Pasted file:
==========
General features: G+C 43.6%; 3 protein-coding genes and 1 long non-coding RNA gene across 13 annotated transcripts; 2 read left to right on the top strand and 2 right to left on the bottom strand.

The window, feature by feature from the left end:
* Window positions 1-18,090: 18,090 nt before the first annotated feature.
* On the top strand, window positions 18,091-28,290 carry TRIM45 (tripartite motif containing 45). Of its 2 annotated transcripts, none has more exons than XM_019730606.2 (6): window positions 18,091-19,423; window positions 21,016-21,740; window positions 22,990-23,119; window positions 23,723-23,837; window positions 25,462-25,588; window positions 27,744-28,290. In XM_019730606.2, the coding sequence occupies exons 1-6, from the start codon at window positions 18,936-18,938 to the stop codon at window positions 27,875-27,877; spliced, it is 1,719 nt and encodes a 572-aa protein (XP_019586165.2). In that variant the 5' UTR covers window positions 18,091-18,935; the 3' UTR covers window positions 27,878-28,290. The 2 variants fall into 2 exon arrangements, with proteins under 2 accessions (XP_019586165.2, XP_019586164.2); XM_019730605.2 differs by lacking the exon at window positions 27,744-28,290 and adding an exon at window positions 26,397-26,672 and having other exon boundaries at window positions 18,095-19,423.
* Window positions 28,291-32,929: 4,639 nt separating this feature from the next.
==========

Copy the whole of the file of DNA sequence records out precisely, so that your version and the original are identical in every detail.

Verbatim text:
General features: G+C 43.6%; 3 protein-coding genes and 1 long non-coding RNA gene across 13 annotated transcripts; 2 read left to right on the top strand and 2 right to left on the bottom strand.

The window, feature by feature from the left end:
* Window positions 1-18,090: 18,090 nt before the first annotated feature.
* On the top strand, window positions 18,091-28,290 carry TRIM45 (tripartite motif containing 45). Of its 2 annotated transcripts, none has more exons than XM_019730606.2 (6): window positions 18,091-19,423; window positions 21,016-21,740; window positions 22,990-23,119; window positions 23,723-23,837; window positions 25,462-25,588; window positions 27,744-28,290. In XM_019730606.2, the coding sequence occupies exons 1-6, from the start codon at window positions 18,936-18,938 to the stop codon at window positions 27,875-27,877; spliced, it is 1,719 nt and encodes a 572-aa protein (XP_019586165.2). In that variant the 5' UTR covers window positions 18,091-18,935; the 3' UTR covers window positions 27,878-28,290. The 2 variants fall into 2 exon arrangements, with proteins under 2 accessions (XP_019586165.2, XP_019586164.2); XM_019730605.2 differs by lacking the exon at window positions 27,744-28,290 and adding an exon at window positions 26,397-26,672 and having other exon boundaries at window positions 18,095-19,423.
* Window positions 28,291-32,929: 4,639 nt separating this feature from the next.